Friday, March 30, 2007
By RAELYNN RICARTE
News staff writer
February 21, 2007
Hood River Fire Department officials believe that a leaky propane tank caused the violent explosion inside a Columbia Avenue townhouse on Sunday.
No one was injured in the blast that literally lifted a section of the roof near the kitchen. The residents were sitting in a rear living room about 8 p.m. when the explosion occurred. According to reports, they were shocked by the blast and the extensive damage it caused.
“This could have been much worse,” said Assistant Chief Devon Wells. “The occupants were not hurt, the house is still standing and none of their pets were injured.”
He said propane explosions have historically been catastrophic, sometimes leveling entire city blocks.
Wells said firefighters arrived at the scene within four minutes of receiving the call for help. They found no flames but did evacuate the occupants after discovering structural damage. Wells said no problems were found with the oven or the natural gas line so further investigation into the cause of the explosion was needed.
He said the family then mentioned that they had brought a propane tank from the barbecue inside the house. They had believed the container was empty so had abandoned the idea of grilling and made alternate dinner plans.
The container was still in the open position when the family placed it directly on top of a ventilation system register.
“Once we heard about the propane bottle on the vent, the rest of the events started falling into place,” said Wells.
Investigation crews concluded that propane leaked from the open bottle and settled into the piping of the vent. Since the gas was heavier than air, it sought out the lowest point in the system.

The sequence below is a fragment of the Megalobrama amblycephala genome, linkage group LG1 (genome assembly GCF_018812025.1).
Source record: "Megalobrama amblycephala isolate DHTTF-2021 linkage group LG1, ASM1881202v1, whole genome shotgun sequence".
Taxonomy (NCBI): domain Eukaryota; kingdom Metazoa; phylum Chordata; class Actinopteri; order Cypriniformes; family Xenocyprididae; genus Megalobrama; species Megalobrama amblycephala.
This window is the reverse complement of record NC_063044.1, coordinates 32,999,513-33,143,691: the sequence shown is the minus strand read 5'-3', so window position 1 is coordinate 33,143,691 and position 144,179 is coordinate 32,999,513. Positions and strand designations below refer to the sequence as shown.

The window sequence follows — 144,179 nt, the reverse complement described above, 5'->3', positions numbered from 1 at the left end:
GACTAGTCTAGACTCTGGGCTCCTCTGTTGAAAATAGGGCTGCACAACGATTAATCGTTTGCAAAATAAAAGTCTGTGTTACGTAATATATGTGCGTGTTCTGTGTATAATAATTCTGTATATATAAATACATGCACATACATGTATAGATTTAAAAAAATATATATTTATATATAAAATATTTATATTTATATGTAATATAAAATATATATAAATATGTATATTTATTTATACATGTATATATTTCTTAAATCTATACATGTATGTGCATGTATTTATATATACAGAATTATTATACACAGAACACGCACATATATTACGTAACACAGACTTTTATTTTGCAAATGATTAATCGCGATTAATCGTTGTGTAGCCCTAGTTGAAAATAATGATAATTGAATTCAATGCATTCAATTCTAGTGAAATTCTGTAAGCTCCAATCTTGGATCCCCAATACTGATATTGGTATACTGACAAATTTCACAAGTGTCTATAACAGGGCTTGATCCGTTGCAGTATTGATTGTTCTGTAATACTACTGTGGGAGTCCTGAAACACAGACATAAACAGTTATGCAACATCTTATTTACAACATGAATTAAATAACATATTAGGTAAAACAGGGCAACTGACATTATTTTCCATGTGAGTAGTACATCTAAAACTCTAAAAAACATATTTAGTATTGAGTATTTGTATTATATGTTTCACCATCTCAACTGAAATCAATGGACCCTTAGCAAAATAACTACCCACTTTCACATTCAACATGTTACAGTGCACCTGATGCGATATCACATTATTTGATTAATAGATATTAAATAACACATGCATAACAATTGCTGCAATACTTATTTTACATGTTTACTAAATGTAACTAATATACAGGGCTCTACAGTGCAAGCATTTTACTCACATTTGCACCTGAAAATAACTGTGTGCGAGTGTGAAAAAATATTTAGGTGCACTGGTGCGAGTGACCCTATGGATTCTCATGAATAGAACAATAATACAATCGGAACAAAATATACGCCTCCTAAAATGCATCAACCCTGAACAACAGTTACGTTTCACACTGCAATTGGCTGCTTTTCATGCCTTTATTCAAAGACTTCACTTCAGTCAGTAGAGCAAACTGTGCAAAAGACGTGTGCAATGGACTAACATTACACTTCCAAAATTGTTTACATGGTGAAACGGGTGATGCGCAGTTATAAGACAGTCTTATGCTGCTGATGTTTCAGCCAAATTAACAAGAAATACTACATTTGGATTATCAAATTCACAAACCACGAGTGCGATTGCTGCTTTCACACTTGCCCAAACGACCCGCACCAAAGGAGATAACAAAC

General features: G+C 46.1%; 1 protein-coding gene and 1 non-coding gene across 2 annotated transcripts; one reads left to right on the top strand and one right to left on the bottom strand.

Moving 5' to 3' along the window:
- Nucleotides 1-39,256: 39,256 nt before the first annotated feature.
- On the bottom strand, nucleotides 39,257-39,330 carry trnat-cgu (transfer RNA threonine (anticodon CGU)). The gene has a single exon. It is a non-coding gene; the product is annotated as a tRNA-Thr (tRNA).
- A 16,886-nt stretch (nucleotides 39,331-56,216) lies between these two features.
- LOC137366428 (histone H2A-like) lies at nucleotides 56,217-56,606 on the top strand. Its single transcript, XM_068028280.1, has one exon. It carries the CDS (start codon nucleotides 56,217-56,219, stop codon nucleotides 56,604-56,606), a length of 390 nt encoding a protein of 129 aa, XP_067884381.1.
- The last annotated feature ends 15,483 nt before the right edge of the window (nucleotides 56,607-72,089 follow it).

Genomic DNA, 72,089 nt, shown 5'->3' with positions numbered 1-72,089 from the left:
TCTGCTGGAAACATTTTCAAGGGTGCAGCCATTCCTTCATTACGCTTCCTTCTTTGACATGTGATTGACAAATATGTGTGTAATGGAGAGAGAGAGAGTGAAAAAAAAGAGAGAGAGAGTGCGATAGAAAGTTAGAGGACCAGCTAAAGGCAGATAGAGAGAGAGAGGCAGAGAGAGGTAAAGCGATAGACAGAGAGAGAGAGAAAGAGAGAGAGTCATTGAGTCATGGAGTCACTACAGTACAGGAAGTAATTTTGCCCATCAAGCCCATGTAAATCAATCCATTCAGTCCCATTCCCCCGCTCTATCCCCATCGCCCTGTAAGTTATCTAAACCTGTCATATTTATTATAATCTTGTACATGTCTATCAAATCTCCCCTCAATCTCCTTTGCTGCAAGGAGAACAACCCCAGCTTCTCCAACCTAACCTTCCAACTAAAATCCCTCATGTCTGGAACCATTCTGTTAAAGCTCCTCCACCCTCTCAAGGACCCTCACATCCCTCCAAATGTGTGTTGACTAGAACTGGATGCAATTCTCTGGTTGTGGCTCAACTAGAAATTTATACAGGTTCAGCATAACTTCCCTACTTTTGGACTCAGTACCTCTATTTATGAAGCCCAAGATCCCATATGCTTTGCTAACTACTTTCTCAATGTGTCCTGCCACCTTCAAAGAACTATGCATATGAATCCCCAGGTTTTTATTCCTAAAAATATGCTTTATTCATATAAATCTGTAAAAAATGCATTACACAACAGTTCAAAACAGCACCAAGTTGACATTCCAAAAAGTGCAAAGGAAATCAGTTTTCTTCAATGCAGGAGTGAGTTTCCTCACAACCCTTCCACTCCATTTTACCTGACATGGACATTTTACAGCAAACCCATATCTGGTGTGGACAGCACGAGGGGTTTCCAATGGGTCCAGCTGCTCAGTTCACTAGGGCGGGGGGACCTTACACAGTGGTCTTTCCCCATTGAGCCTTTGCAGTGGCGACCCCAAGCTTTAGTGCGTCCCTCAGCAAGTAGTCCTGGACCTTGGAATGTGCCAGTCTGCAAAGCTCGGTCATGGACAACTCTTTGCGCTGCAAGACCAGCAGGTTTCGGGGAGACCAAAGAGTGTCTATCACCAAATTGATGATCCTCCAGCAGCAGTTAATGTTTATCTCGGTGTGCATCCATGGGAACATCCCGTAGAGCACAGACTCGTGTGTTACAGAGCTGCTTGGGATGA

When the gas furnace turned on, it ignited the gas and caused the explosion.
The kitchen took most of the force and heat but vent system damage was found from the basement garage to the third floor master bedroom. According to Wells, the ceiling was separated from the walls in that section of the house.
“The extent of the damage leaves it hard to believe that none of the occupants were injured. They happened to be in the right place at the right time, otherwise the story could have been different,” he said.
He said the fire department and Hood River City Police worked together to find a home for the displaced residents until repairs could be made.
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Lawnmower torches Arbor Vitae on Portland Drive
The riding lawn mower driven by Norma Cannon overheated and made contact with dry arbor vitae owned by Lee and Norma Curtis, sending more than a dozen of the tightly-packed trees up in flames. The mower, visible at far right, was totaled. No one was injured; neighbors first kept the fire at bay with garden hoses and Westside and Hood River Fire Departments responded and doused the fire before it reached any structures. Westside Fire chief Jim Trammell, in blue shirt, directs firefighters. The video was taken by Capt. Dave Smith of Hood River Fire Department. Enlarge